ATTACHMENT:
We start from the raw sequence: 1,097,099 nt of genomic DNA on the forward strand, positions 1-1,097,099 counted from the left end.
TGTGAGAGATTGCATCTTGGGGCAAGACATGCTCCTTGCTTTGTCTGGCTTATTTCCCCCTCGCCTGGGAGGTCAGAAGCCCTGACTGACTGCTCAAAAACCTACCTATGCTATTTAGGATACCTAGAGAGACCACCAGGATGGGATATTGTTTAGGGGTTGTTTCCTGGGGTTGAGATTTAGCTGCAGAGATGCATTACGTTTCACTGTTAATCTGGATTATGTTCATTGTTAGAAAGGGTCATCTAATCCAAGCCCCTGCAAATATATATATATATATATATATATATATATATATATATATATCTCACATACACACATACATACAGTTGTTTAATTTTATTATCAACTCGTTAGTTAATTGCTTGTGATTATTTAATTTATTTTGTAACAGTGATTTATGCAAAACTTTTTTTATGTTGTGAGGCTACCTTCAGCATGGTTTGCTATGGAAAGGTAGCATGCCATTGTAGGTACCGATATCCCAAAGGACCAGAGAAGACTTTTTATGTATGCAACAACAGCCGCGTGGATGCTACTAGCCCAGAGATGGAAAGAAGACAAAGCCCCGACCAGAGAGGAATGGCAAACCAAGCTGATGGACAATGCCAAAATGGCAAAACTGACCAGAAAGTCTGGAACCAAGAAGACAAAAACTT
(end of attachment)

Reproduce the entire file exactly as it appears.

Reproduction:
We start from the raw sequence: 1,097,099 nt of genomic DNA on the forward strand, positions 1-1,097,099 counted from the left end.
TGTGAGAGATTGCATCTTGGGGCAAGACATGCTCCTTGCTTTGTCTGGCTTATTTCCCCCTCGCCTGGGAGGTCAGAAGCCCTGACTGACTGCTCAAAAACCTACCTATGCTATTTAGGATACCTAGAGAGACCACCAGGATGGGATATTGTTTAGGGGTTGTTTCCTGGGGTTGAGATTTAGCTGCAGAGATGCATTACGTTTCACTGTTAATCTGGATTATGTTCATTGTTAGAAAGGGTCATCTAATCCAAGCCCCTGCAAATATATATATATATATATATATATATATATATATATATATATCTCACATACACACATACATACAGTTGTTTAATTTTATTATCAACTCGTTAGTTAATTGCTTGTGATTATTTAATTTATTTTGTAACAGTGATTTATGCAAAACTTTTTTTATGTTGTGAGGCTACCTTCAGCATGGTTTGCTATGGAAAGGTAGCATGCCATTGTAGGTACCGATATCCCAAAGGACCAGAGAAGACTTTTTATGTATGCAACAACAGCCGCGTGGATGCTACTAGCCCAGAGATGGAAAGAAGACAAAGCCCCGACCAGAGAGGAATGGCAAACCAAGCTGATGGACAATGCCAAAATGGCAAAACTGACCAGAAAGTCTGGAACCAAGAAGACAAAAACTT